IMG_1465.jpgTrainees with 1st Battalion, 34th Infantry Regiment listen to the unit chaplain during a recent service. The trainees are separated with enough distance between them as part of Fort Jackson Social Distance Training Environment. (Courtesy Photo)

By Leslie Ann "LA" Sully                                                                                                                                                                                 Fort Jackson Public Affairs

Secretary of the Army Mark Esper made the decision April 6 to temporarily stop the movement of new recruits to basic training. His decision is aimed at stopping the spread of COVID-19 by making it easier to perform social distance training.

This social distance training environment is nothing new to Fort Jackson. The post has been practicing it during training before the pandemic was announced.

“We took precautions early because I knew we would have to deal with this,” said Lt. Col. Randall Wenner, commander of 3rd Battalion, 60th Infantry Regiment. “We have done things here that have protected the rest of the Army.”

According to post leadership, Fort Jackson has an obligation to continue training and maintain readiness, but it must also place the health and wellness of its members first. To balance these requirements, Fort Jackson is maximizing outdoor training events such as ranges and field exercises that naturally allow for social distancing.

“We need to stay in the field in the open air as much as possible,” Wenner said. “I look at the training schedule to find times where we can have troops stay in the field overnight as well.”

The unit also limits bus time used, by having troops march out to the field.

Another way to limit the amount of time spent indoors is to have trainees get a to-go plate from the dining facility and bring it back to the battalion area where they can spread out to maintain safe distancing.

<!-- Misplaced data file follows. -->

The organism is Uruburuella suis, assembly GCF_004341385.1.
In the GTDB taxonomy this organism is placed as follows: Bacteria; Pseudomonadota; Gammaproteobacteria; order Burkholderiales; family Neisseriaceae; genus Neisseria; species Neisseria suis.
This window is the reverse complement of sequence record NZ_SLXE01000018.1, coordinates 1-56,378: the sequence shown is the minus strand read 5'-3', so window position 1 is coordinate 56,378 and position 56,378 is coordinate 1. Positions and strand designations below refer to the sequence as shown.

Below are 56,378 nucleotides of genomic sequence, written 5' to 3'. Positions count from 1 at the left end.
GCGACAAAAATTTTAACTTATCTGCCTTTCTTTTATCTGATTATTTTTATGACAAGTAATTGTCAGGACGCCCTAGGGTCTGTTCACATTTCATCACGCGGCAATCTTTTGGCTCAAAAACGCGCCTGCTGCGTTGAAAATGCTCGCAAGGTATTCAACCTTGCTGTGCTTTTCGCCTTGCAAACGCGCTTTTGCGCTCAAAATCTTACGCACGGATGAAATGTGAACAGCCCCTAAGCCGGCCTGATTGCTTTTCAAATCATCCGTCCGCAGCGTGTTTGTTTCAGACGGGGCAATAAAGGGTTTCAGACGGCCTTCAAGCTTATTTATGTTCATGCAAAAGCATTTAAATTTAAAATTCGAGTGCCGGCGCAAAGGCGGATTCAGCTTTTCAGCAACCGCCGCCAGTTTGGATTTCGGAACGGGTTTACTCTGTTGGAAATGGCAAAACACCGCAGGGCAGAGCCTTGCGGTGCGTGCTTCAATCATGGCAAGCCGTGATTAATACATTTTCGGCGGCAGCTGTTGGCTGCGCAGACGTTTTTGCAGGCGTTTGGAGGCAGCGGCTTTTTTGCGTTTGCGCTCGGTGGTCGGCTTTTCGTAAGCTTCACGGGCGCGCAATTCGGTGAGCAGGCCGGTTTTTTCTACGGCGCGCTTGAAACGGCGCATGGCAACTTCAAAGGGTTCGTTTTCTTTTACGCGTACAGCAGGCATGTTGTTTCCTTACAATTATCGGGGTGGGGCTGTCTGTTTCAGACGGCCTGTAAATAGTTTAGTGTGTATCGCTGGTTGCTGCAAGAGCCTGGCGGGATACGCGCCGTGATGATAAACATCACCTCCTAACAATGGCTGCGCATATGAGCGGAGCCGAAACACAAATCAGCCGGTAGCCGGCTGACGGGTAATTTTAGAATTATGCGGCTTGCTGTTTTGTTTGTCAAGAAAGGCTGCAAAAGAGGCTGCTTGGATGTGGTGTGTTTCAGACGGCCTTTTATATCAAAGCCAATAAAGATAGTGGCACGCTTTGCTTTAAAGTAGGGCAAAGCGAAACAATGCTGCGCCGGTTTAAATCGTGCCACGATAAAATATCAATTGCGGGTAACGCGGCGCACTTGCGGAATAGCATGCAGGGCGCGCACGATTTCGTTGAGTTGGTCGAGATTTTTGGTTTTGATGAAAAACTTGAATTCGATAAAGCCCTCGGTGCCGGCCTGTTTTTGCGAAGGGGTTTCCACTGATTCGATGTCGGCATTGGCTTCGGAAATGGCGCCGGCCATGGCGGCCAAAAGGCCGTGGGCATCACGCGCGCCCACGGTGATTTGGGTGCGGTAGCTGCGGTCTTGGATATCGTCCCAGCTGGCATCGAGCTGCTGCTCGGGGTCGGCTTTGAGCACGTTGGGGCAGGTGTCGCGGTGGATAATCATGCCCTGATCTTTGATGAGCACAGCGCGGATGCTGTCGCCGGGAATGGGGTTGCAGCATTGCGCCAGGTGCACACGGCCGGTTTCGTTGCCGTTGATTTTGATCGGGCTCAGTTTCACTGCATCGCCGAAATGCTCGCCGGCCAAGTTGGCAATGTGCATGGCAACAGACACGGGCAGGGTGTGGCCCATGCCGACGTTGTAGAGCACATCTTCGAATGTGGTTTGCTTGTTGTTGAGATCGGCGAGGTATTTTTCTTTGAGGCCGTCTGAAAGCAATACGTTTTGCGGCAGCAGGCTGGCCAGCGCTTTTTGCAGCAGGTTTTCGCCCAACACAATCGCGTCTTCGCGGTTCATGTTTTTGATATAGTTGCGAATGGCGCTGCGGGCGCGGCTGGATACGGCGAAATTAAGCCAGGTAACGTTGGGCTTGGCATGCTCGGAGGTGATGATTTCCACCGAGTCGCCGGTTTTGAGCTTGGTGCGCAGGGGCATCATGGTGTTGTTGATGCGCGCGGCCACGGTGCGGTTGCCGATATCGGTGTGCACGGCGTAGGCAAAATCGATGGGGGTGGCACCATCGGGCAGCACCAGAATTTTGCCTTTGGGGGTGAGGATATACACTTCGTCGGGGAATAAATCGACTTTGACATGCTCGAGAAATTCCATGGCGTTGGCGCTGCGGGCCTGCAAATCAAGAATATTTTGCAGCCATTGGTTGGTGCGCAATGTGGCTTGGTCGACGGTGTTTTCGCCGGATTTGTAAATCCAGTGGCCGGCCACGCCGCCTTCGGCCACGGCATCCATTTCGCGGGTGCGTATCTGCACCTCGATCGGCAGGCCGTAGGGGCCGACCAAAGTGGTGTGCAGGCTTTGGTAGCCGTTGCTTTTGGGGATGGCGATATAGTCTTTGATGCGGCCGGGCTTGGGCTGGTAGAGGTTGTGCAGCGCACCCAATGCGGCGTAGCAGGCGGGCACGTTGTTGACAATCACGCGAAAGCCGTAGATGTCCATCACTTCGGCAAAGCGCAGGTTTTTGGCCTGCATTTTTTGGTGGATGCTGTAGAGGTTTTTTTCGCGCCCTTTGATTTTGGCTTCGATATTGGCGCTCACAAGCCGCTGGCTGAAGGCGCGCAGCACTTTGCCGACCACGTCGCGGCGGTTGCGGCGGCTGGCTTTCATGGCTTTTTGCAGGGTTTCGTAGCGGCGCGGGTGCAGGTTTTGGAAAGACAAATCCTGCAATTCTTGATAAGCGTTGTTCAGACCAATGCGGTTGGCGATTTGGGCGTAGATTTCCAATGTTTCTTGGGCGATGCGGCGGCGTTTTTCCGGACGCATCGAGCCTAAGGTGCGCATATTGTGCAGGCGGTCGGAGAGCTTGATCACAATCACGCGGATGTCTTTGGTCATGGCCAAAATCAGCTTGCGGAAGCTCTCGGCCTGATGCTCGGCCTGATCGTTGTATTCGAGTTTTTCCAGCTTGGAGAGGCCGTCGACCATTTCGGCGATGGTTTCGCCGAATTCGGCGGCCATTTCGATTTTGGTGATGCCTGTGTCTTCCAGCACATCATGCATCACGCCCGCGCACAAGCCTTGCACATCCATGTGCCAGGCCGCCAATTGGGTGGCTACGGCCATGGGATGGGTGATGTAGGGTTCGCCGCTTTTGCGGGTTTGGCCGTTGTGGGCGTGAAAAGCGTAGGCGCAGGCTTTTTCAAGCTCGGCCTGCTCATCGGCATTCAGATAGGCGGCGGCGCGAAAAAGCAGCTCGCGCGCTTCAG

“Gloves are worn to get the containers and the containers are sanitized before everyone eats,” Wenner said.

The units who do eat in the dining facility have made adjustments.

“When we eat inside, we sit trainees in every other seat and increase the distance between each of them while they stand in line,” said Lt. Col. Jason Dudley, commander of 2nd Battalion, 39th Infantry Regiment.

Wenner’s battalion is in their eighth week of Basic Combat Training which means the battalion has a full load of trainees. There are battalions on post who have less than a full load, but they still practice the same social distancing.

“We are using space literally to mitigate the risk of spreading the virus,” said Lt. Col. Andrew Staples, commander of 1st Battalion, 34th Infantry Regiment. “I now have platoons with the average size of 25 trainees compared to previous ones of 60. This makes practicing social distancing much easier inside.”

Staples cautions everyone to stop and think about any activity you are doing or asking someone else to do. “Anything that might bring people to naturally gather together such as going to pick up their gear or handing out meals needs to be deliberately thought out,” he said.

Some classes normally held inside are being moved outdoors. Battalions are also keeping all internal doors open to minimize the amount of touching of door knobs.

For the barracks, social distancing has meant moving some bunks to the center of the bay.

“Typically those areas would be left free of bunks, to facilitate classroom-style instruction, but this movement allows us to space the traditional two rows of bunks along the walls, into three rows,” Dudley said. “We have also increased frequency and intensity of bay maintenance cleaning.”

Things are changing daily and Fort Jackson will continue to adapt.

“As with any new challenge, there will always need to be a few adjustments made until we find the best course to take,” Staples said.

He is confident we are doing just that. “America has a history of solving big problems, it’s what makes our country so great and on a level all to itself.”